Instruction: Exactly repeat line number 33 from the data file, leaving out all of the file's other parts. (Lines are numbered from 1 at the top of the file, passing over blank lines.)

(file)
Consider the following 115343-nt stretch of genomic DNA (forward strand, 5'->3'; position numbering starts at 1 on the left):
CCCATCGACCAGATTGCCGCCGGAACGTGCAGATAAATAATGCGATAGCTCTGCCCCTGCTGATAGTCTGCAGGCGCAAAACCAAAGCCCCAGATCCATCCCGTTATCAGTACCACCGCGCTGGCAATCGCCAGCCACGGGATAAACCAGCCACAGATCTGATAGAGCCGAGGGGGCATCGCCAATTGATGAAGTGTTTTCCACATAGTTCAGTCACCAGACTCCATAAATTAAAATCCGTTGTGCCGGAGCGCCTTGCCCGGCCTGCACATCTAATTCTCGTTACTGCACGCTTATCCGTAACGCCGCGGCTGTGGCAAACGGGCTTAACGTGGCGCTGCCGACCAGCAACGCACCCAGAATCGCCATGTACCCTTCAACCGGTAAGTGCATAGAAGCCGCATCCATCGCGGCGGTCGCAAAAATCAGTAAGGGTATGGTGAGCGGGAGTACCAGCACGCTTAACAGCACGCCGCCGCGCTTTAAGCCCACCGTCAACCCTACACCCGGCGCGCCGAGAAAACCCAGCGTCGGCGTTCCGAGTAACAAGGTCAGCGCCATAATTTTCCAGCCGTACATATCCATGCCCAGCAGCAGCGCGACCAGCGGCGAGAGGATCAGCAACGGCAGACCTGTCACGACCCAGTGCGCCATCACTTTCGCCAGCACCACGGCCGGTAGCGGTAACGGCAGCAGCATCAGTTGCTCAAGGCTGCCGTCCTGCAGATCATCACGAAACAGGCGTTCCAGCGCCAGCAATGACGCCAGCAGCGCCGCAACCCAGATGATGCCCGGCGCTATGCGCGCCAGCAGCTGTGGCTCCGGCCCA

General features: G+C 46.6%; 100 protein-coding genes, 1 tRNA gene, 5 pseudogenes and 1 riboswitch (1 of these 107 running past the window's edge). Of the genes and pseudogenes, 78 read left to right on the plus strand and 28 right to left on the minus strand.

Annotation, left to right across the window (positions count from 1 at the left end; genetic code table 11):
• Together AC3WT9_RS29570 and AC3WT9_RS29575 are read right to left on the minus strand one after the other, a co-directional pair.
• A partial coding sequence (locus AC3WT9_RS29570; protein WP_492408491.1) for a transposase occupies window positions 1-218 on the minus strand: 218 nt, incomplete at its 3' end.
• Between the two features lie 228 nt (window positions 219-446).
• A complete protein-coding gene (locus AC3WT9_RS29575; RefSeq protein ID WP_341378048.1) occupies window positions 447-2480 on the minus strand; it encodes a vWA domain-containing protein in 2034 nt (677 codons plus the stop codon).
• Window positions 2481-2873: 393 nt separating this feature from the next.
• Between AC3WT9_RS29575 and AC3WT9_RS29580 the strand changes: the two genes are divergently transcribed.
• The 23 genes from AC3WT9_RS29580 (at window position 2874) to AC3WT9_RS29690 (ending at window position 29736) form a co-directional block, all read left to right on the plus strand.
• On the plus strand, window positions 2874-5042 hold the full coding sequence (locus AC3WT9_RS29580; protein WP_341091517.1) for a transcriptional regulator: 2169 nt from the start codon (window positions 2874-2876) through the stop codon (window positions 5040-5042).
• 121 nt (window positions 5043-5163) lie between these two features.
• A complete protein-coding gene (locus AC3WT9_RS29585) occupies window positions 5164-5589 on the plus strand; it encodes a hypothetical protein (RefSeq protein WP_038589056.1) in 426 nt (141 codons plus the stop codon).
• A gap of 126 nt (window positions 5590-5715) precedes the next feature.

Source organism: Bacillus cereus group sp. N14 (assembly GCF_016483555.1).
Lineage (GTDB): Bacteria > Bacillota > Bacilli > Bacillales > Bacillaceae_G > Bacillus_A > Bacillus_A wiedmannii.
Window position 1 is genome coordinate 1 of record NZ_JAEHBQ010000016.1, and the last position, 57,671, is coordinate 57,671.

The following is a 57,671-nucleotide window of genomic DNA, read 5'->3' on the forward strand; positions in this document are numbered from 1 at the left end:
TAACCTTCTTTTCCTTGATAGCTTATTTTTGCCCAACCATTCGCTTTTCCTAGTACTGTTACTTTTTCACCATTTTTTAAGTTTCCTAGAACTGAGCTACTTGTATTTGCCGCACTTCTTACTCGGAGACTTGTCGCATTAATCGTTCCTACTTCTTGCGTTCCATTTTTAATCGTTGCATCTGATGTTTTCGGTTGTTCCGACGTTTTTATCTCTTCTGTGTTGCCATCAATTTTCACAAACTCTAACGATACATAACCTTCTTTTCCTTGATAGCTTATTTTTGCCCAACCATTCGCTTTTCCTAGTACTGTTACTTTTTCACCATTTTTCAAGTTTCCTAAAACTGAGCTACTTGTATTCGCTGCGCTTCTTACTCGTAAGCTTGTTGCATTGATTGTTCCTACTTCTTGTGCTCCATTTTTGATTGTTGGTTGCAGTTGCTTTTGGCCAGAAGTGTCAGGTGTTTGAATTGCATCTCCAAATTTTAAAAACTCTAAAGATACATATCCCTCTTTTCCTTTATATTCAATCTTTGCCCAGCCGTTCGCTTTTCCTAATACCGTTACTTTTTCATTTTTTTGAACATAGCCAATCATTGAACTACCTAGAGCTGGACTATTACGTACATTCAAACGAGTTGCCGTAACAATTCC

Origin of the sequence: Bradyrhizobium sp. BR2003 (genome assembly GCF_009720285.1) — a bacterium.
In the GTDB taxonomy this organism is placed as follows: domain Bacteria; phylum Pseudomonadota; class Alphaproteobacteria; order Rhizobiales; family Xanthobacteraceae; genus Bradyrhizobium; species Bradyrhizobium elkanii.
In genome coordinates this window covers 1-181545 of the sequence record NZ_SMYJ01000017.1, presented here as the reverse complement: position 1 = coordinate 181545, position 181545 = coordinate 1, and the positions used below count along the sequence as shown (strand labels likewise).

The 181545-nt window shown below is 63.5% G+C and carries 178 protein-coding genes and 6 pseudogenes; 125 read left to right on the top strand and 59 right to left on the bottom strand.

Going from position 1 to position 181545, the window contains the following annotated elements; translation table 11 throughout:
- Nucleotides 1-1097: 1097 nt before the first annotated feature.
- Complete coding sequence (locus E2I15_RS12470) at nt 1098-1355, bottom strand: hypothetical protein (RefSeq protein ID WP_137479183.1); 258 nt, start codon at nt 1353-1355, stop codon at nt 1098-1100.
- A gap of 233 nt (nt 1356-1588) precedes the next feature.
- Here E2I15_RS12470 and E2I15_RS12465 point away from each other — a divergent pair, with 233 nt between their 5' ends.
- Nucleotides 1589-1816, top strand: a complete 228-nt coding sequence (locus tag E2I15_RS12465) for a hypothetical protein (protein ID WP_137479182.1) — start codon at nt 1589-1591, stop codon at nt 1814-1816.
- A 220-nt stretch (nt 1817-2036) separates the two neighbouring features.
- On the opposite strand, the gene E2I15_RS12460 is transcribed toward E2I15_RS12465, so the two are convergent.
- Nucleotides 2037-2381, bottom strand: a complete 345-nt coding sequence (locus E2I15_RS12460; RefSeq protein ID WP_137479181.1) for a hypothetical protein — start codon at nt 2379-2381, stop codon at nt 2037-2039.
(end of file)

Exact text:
- Nucleotides 2037-2381, bottom strand: a complete 345-nt coding sequence (locus E2I15_RS12460; RefSeq protein ID WP_137479181.1) for a hypothetical protein — start codon at nt 2379-2381, stop codon at nt 2037-2039.